The Joy Foundation
St. Louis, Missouri
"My mother wasn’t an artist, but she lived life as a creative act," says Kathy Feldt. "Ordinary moments became adventures." So when Joy Feldt was diagnosed with ovarian cancer in 2001, she approached her illness with the same spirit. "She had something she called a ‘healequin’ doll, like a mannequin," recalls Kathy, "and she would use it to signal days when she was having an especially hard time."
When her mother died, Kathy felt called to share her mother’s gift with other cancer patients. "My mother lived creatively, and if we can’t always show people how to do that, we can give them the creative tools that art provides." Kathy started The Joy Foundation in St. Louis in 2001, believing that healing through the arts helps battle cancer.
The foundation’s Lids for Laughter, then, is a workshop program that brings the studio experience to cancer patients, where they can make hats, hoods, and headwear of all sorts. Expressive, often exuberant, such hats—traditionally a negative sign of cancer—suggest how a painful experience can morph into an inventive, even inspirational, act. One 8-year-old patient wrote: Thank you for the cool crown activity. It was the only time today I wasn’t thinking about being sick. I feel like a princess wearing my crown!
If Lids for Laughter is a patient-care tool, Kathy’s Lids for Life program, established a year later, reaches out to people in underserved communities who may feel shut out of the health-care system. Drawing people together with similar creative hat-making activities, the program then introduces them to such services as free mammograms and prostate screening. Another program, Jazz for Joy, brings live music to treatment centers—soothing jazz concerts, for example—for patients as they undergo their chemotherapy treatments. Another of the foundation’s endeavors—St. Louis Community Healing Arts—connects people with cancer and their families to community arts organizations—museums, theaters, dance companies, and concert halls—that donate tickets. Whether it’s two tickets or 200—to the opera or the Harlem Globetrotters—the idea, Kathy says, is that "at a time when people can be overwhelmed with grief or fear, art can transport them into something life-affirming."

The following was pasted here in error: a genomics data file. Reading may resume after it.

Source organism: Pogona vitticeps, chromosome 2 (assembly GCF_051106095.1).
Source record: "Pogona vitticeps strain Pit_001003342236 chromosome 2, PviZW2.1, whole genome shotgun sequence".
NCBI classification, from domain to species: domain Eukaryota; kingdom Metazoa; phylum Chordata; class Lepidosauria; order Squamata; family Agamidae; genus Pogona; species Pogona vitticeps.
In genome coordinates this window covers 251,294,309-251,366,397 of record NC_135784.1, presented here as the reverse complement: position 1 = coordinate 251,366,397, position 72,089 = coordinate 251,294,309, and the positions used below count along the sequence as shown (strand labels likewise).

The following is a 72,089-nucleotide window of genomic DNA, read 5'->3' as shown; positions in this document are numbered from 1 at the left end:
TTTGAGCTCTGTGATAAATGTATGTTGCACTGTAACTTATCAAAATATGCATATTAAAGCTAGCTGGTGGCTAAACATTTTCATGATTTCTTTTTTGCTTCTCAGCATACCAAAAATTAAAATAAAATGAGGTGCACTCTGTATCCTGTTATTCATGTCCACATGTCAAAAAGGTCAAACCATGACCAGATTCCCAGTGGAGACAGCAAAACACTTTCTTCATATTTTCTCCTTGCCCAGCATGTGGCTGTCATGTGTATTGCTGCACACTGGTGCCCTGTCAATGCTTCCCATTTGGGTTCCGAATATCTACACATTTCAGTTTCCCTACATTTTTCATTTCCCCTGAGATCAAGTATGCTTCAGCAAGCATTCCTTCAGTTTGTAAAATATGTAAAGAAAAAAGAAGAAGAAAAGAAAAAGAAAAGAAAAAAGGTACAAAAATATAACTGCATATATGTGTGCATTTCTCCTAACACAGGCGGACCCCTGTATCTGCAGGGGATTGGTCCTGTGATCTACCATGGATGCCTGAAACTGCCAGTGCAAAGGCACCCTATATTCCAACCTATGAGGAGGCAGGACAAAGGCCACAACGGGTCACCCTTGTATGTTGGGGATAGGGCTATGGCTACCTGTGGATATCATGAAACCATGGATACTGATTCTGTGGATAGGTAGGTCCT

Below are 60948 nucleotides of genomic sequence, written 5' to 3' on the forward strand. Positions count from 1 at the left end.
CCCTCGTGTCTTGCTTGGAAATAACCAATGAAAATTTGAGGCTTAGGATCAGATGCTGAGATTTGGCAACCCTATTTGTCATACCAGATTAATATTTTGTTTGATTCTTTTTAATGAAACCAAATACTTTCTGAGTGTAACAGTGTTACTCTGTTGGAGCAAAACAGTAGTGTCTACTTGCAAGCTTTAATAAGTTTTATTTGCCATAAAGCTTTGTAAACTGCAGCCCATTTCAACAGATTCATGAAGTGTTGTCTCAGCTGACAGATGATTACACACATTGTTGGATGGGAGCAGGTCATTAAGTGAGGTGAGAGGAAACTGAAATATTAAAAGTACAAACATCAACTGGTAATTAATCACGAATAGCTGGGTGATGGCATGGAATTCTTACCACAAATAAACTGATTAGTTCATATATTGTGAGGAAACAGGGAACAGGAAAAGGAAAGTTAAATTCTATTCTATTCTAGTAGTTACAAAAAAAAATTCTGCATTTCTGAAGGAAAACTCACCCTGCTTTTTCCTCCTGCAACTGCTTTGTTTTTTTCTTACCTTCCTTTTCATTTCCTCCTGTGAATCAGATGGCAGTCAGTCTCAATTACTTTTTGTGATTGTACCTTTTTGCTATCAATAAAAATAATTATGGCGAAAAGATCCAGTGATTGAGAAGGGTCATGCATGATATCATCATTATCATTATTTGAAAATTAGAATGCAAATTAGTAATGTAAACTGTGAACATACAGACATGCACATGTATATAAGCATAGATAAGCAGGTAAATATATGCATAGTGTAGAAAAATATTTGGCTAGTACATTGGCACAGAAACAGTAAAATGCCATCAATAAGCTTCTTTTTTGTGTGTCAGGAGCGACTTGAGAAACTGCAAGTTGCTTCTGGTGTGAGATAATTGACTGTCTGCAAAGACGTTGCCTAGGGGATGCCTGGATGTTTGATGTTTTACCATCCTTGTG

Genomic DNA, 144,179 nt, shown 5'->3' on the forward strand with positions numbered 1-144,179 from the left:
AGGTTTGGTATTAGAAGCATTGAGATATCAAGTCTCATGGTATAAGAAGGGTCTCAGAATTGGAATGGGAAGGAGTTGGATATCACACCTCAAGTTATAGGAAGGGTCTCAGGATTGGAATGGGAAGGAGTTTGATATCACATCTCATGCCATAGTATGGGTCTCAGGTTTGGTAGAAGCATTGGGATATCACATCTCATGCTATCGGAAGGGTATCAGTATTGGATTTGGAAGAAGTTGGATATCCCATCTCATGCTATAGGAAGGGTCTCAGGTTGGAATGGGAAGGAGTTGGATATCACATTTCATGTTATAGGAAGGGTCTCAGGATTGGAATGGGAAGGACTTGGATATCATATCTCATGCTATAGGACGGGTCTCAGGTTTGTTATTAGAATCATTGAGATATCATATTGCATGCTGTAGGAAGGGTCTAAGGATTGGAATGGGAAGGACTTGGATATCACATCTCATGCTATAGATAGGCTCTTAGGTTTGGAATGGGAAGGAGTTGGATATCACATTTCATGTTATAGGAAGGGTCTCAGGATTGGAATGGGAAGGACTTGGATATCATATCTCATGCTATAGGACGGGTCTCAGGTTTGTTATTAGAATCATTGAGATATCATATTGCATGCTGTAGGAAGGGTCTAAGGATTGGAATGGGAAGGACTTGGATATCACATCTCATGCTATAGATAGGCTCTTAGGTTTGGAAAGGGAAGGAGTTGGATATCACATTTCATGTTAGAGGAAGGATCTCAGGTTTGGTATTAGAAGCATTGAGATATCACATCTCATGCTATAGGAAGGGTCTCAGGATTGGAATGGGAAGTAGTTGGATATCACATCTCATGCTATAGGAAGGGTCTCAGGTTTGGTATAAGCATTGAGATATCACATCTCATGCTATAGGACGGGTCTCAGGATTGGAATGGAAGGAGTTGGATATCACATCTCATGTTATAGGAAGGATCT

Kathy’s conviction that art and healing are compatriots is served by her business background in health-care marketing. And while she acknowledges the value of these baseline skills in navigating the health-care system, she also admits that her mother’s diagnosis "changed everything." As a social entrepreneur, she recognizes that dedication often has its roots in personal experience.
If her mother’s life—and death—inspired her foundation, Kathy knows today that she "also draws on what I am seeing in the families we serve." It is this nurturing cycle of life that may best express the creative spirit of her work. "I have a 9-year old daughter, and I want her to understand that we are given gifts in life and it is incumbent upon us to share these with our communities," she says. "My mother taught me that."